Teach For America has become one of the most sought after post-graduation options, but a recent Stanford University study finds discrepancies with participants’ motives to be part of the two-year educational corp.
The study “Assessing the Effects of Voluntary Youth Service: The Case of Teach For America” found participants who completed the two years of service were “less active in areas of civic involvement, charitable giving, and even voting,” compared to student who were dropped out of TFA or never enrolled in the program.
Doug McAdam and co-author Cynthia Brandt, both from Stanford University, published their findings of TFA participants from 1993 through 1998 in the December 2009 issue of Social Forces, a University of North Carolina publication.
Kaitlin Gastrock, TFA regional communications director, said a deeper look at the study actually aligned with the program’s mission statement. Overall McAdam’s study found participants had more of a commitment to education reform and advocacy.
“A growing body of rigorous research demonstrates the effectiveness of Teach For America corps members as classroom teachers,” Gastrock said in an e-mail interview.
She included research studies such as the 2008 Urban Institute study and a 2004 Mathematica Policy Research study that show TFA helps close the achievement gap in low-income students.
The program can foster overall success in students, but participants may be using TFA as a stepping-stone in post-graduation plans.
“One out of 10 Teach For America alumni had not considered the teaching profession before joining Teach For America,” Gastrock said. “[Although,] about two-thirds of our 17,000 alumni continue to work in education.
Jami Perez, a senior international relations and Spanish major, applied to TFA as something to do after June graduation.
“I have no idea what I want to do,” Perez said. “I thought it would be something to hold me over.”
TFA recruitment director for UC Davis MacKenzie Moritz said students apply to the program because of genuine interest in helping education in America.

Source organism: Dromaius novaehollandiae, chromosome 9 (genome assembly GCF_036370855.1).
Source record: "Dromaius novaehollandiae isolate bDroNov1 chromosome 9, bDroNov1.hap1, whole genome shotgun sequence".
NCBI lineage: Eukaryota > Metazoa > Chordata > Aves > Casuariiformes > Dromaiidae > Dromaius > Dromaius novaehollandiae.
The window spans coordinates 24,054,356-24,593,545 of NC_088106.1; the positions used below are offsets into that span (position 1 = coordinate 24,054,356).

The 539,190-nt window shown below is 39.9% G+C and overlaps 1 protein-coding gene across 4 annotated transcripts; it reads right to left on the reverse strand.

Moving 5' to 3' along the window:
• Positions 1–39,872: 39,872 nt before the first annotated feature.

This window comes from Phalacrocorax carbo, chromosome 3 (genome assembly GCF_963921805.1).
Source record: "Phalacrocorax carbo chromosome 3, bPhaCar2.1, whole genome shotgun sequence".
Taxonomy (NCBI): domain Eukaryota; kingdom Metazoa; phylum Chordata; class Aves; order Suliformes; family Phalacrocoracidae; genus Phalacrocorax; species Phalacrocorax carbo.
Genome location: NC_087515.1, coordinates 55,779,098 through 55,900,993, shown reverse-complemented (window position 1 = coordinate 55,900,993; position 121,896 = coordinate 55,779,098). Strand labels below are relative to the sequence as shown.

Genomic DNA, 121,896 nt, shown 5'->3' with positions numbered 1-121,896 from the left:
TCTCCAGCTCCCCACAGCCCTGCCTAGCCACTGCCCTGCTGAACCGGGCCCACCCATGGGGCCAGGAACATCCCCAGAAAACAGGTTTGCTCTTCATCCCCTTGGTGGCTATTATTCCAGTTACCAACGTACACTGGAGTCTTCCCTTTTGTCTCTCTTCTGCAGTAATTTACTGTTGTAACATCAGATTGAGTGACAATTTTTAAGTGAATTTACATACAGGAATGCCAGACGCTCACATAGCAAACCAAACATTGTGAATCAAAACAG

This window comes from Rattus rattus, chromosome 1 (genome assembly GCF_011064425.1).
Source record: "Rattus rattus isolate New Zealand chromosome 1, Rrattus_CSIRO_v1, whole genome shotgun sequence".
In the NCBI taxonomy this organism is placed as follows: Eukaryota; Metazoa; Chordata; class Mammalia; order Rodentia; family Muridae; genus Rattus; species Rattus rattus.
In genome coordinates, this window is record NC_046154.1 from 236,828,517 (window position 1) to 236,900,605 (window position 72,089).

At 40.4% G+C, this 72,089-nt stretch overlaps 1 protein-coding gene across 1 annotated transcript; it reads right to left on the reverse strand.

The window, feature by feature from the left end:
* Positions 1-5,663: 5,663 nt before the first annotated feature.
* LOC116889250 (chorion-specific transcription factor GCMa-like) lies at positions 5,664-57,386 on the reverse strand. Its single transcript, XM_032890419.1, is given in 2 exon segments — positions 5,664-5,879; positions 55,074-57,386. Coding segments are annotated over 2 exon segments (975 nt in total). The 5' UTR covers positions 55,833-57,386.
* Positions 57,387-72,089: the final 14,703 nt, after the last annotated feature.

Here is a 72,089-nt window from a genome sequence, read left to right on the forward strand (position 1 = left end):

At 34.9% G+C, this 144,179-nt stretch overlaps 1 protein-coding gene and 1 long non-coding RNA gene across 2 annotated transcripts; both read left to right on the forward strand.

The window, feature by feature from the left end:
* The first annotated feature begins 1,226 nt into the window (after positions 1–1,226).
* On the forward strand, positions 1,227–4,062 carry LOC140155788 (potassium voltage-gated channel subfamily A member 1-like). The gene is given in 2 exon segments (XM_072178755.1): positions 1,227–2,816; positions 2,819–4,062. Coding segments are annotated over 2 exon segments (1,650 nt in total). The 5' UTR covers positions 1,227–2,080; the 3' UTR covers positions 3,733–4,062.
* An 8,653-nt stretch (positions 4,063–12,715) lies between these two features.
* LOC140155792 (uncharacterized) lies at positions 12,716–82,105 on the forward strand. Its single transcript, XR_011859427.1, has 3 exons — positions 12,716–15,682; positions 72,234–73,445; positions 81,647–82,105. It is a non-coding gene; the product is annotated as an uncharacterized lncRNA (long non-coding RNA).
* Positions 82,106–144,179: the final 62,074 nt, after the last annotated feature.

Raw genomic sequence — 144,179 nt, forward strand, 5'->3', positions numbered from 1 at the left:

“Young people these days are taking time to evaluate what is really important to them and are seeing an opportunity to pursue more meaningful careers than they may have considered previously,” Moritz said in an e-mail interview.
Senior political science major Chintan Desai will be living in the Mississippi Delta for the next two years with TFA. For him, the program is all about pursuing education as a career.
“I think education is the civil rights issue of our generation,” Desai said. “I wanted to do something meaningful with my degree instead of going to [graduate] school or law school. [I wanted] something that would benefit the community.”
The opportunity to do something meaningful through TFA is only for the select few. The 2009 application period saw a record number of applicants, Gastrock said. Over 35,000 students applied, including 11 percent of all seniors at Ivy League universities. The acceptance rate hit 15 percent – about 4,100 college graduates will be teaching in 35 U.S. regions this year.
At UC Davis, two percent of the senior class applied to be part of the corps.
With this competition against the top students in the nation, the application process becomes rigorous, which Gastrock said is all for the benefit of the program and schools.
“The competitive application process allows Teach For America to accept candidates who are most likely to drive high levels of achievement in their classrooms,” she said. “Our large applicant pool also results in a diverse corps of teachers.”
Desai said the competition is positive as it finds the college students who are serious about committing two years of their lives to some challenging situations. Perez also found the application process thorough. After the online application her phone interview lasted almost an hour, questioning her past experience to extreme detail.
Regardless of participants’ intentions and qualifications, Moritz said the focus is really on improving the system.
“When you think about it, it’s extremely inspiring that so many people are applying to teach in our nation’s low-income communities,” he said.
SASHA LEKACH can be reached at email@example.com.